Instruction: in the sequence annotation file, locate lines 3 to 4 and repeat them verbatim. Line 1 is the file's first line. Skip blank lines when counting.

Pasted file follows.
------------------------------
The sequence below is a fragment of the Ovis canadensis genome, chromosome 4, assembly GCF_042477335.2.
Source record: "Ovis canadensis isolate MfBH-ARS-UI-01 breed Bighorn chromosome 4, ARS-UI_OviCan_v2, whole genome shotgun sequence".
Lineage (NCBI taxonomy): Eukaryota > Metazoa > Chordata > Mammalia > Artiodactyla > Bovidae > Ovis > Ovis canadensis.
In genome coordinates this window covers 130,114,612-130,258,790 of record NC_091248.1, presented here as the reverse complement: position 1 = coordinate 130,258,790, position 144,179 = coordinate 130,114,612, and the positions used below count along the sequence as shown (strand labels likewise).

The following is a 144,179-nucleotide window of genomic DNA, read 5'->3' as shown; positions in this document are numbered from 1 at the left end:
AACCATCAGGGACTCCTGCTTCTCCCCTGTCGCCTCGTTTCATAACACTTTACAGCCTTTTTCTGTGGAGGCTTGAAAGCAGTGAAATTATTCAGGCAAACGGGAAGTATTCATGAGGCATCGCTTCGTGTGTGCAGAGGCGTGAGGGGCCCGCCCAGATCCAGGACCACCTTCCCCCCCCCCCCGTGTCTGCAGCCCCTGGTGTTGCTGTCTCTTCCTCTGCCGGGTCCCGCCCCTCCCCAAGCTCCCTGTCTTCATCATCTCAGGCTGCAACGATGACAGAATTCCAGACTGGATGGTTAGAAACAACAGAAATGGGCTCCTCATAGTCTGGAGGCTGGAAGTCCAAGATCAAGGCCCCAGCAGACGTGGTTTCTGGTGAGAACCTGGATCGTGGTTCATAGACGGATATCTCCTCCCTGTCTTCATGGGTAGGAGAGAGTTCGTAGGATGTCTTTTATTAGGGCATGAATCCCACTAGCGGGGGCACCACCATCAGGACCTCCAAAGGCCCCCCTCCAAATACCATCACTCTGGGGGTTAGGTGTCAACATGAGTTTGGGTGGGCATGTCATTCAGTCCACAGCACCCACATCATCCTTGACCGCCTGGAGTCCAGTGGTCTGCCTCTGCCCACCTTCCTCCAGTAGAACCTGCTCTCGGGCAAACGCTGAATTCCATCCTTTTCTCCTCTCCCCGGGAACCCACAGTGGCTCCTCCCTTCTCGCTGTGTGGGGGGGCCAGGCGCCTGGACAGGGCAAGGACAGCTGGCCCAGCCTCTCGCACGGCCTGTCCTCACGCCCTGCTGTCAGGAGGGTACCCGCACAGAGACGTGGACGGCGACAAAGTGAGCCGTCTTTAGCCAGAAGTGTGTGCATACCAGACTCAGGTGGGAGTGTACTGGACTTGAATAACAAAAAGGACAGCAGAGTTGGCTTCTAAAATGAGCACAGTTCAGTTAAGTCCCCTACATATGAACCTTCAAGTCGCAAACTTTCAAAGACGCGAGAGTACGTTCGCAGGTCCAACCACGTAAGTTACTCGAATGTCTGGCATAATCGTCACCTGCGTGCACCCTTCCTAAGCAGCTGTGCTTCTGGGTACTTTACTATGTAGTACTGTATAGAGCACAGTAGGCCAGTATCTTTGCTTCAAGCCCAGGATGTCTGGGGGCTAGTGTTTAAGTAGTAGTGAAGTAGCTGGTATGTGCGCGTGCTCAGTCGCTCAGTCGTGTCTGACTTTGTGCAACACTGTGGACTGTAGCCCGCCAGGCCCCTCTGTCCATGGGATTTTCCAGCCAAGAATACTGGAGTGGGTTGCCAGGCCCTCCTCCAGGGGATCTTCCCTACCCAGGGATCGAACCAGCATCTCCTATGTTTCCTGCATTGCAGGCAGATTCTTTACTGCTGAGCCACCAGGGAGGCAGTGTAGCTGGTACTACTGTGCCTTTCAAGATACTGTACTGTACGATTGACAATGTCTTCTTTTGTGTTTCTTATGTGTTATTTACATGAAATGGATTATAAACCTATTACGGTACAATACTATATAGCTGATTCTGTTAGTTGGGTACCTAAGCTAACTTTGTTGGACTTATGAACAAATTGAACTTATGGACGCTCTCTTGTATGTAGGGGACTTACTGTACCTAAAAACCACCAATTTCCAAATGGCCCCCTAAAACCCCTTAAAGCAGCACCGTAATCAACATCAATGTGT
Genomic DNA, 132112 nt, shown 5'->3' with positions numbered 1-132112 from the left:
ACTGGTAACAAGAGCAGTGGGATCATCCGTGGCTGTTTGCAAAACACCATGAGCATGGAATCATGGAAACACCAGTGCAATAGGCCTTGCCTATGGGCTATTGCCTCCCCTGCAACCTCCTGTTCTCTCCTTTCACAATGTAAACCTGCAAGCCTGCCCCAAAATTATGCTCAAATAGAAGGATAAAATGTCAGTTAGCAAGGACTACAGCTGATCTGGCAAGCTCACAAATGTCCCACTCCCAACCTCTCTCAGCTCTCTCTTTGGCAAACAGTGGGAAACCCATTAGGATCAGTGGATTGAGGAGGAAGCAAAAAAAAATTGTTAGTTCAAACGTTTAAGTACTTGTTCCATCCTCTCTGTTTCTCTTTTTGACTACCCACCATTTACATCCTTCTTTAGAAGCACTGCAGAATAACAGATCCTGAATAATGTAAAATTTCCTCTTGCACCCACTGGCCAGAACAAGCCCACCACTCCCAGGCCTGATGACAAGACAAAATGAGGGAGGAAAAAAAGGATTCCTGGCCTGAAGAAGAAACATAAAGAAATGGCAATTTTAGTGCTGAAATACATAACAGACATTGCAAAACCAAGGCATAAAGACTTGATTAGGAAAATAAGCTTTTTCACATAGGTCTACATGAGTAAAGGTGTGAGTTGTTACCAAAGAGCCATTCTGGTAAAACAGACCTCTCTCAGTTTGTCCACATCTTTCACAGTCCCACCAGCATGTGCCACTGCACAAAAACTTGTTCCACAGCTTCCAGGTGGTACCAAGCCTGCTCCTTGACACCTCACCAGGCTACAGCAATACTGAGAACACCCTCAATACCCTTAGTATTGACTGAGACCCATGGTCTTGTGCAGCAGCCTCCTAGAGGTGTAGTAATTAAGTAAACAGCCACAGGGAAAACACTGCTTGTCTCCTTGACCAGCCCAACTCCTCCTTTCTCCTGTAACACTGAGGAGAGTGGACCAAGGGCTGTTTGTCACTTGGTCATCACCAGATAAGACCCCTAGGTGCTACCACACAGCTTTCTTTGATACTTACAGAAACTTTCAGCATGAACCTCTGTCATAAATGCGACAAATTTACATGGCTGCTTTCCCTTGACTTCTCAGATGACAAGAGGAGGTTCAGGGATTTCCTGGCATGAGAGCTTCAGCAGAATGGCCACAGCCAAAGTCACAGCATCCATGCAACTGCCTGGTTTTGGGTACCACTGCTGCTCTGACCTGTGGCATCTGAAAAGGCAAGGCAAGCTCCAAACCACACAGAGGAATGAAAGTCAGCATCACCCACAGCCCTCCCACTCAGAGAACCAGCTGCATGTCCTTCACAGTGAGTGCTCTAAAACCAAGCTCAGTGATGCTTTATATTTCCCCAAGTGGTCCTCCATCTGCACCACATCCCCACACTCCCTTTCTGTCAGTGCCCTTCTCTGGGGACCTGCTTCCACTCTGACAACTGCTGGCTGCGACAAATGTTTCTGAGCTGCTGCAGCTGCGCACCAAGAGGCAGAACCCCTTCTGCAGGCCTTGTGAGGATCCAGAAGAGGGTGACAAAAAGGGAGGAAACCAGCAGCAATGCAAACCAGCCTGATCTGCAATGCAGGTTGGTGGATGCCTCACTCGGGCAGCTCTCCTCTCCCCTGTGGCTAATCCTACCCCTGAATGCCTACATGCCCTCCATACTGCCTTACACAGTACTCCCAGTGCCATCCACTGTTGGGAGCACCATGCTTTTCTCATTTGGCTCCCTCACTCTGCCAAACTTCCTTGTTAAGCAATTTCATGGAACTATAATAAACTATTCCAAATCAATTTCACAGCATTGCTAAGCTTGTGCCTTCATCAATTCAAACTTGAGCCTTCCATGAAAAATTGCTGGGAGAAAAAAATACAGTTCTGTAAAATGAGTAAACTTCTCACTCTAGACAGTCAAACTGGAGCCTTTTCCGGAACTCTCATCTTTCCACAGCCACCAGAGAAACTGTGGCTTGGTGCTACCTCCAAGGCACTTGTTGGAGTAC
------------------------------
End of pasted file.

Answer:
Lineage (NCBI taxonomy): Eukaryota > Metazoa > Chordata > Mammalia > Artiodactyla > Bovidae > Ovis > Ovis canadensis.
In genome coordinates this window covers 130,114,612-130,258,790 of record NC_091248.1, presented here as the reverse complement: position 1 = coordinate 130,258,790, position 144,179 = coordinate 130,114,612, and the positions used below count along the sequence as shown (strand labels likewise).